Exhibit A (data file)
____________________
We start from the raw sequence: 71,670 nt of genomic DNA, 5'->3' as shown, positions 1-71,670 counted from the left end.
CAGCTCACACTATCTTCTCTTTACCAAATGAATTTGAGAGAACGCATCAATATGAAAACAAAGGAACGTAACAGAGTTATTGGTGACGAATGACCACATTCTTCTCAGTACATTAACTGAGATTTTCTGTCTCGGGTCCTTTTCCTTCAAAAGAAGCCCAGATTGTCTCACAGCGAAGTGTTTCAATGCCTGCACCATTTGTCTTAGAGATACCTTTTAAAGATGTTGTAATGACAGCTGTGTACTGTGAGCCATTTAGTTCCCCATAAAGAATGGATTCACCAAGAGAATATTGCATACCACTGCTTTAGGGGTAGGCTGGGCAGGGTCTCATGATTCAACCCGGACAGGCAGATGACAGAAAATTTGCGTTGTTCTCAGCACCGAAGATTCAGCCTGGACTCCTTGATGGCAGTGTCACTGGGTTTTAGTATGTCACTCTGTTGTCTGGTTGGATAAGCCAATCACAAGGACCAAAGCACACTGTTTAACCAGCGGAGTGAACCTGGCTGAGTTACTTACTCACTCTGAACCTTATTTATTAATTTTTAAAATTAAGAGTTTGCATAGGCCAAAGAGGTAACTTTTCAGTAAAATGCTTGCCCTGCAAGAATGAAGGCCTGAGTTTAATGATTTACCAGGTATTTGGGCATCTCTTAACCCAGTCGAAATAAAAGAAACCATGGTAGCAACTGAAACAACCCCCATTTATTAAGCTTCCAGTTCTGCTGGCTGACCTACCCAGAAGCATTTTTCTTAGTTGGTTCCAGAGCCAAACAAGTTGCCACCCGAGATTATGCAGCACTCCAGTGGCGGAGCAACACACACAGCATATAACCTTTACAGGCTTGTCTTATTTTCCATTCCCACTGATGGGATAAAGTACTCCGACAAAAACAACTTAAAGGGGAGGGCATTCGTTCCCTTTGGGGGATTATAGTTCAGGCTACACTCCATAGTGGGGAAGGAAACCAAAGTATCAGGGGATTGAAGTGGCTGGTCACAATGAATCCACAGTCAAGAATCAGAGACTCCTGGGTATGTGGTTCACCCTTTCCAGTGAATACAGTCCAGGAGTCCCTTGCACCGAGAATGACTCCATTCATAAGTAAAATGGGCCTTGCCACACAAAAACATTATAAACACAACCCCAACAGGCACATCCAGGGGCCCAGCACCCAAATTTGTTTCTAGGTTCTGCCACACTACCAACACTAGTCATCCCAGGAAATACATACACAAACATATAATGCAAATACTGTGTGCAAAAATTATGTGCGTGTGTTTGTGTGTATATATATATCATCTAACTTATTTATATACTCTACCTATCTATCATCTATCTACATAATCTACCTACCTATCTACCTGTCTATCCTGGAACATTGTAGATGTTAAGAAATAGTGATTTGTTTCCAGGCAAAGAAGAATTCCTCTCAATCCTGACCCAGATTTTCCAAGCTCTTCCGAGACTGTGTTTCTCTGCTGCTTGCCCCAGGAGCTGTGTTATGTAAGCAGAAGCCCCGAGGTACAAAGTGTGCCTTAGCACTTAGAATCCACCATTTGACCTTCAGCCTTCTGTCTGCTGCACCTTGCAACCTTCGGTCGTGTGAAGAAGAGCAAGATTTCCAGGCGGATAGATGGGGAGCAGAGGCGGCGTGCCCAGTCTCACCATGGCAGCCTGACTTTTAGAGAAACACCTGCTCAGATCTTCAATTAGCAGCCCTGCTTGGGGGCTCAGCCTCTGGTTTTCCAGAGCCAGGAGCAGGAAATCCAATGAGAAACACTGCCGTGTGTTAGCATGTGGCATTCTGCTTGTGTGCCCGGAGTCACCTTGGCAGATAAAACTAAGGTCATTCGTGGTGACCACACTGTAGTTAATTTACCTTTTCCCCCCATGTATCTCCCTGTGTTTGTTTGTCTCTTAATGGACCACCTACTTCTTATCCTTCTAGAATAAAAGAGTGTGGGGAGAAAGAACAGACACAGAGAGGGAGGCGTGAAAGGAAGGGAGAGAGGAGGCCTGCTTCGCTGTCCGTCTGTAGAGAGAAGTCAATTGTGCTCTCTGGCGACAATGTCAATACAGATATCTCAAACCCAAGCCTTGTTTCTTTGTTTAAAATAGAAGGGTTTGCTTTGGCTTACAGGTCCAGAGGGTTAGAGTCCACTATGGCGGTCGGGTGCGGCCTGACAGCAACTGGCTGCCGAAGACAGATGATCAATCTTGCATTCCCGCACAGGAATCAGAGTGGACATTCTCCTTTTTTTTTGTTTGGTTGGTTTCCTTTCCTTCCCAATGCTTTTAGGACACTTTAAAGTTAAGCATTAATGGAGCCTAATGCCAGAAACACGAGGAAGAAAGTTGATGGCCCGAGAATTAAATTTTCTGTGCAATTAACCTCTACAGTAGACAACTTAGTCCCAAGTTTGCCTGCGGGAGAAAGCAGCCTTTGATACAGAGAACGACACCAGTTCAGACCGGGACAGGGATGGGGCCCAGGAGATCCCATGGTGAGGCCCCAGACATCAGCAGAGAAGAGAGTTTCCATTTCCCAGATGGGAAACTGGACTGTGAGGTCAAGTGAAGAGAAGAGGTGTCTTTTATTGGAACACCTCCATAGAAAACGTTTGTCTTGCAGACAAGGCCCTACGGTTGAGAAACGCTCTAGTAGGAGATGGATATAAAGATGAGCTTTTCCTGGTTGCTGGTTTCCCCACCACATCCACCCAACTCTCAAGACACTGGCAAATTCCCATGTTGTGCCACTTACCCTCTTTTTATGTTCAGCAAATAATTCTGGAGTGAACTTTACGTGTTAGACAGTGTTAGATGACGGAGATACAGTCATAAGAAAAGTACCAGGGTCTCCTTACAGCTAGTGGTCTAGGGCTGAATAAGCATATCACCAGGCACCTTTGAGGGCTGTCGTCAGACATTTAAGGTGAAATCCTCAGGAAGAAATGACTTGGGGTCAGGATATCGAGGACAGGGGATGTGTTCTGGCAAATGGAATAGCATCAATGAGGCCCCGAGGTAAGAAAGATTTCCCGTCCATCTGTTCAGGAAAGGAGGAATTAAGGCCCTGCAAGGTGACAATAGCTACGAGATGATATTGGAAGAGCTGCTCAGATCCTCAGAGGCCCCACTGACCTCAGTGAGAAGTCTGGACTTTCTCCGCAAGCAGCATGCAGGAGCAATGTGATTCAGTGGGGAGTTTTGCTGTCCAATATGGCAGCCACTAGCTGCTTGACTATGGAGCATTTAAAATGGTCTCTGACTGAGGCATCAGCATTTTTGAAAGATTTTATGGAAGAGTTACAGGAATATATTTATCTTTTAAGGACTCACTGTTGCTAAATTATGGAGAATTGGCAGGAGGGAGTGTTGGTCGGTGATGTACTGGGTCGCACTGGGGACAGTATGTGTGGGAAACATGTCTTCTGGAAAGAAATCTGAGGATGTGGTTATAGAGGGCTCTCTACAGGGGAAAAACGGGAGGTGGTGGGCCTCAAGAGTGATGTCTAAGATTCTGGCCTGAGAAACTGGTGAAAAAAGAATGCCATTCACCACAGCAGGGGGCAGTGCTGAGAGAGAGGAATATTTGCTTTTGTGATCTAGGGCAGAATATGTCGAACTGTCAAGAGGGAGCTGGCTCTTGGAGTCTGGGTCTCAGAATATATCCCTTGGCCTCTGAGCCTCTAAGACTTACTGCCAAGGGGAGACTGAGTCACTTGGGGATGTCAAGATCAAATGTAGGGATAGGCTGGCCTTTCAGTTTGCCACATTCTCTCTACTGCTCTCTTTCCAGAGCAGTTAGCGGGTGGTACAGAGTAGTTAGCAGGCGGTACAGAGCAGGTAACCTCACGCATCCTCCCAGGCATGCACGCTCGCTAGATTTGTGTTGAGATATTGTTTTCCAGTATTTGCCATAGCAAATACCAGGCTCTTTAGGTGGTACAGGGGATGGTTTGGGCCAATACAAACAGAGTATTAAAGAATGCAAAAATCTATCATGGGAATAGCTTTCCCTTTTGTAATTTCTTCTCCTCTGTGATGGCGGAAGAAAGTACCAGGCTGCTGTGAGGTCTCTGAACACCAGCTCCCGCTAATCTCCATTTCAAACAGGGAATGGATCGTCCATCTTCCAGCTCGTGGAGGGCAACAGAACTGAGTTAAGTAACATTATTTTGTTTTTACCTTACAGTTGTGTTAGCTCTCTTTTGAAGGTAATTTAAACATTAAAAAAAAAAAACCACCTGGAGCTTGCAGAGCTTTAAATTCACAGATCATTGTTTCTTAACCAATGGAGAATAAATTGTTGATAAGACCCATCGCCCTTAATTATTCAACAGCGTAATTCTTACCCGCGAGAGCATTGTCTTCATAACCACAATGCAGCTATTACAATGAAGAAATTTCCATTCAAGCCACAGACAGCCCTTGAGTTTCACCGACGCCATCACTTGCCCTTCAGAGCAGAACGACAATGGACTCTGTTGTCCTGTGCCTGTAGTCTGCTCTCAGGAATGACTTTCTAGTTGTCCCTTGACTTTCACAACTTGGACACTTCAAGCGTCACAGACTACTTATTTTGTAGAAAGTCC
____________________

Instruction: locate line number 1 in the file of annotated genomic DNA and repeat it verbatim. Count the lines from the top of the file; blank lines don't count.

We start from the raw sequence: 71,670 nt of genomic DNA, 5'->3' as shown, positions 1-71,670 counted from the left end.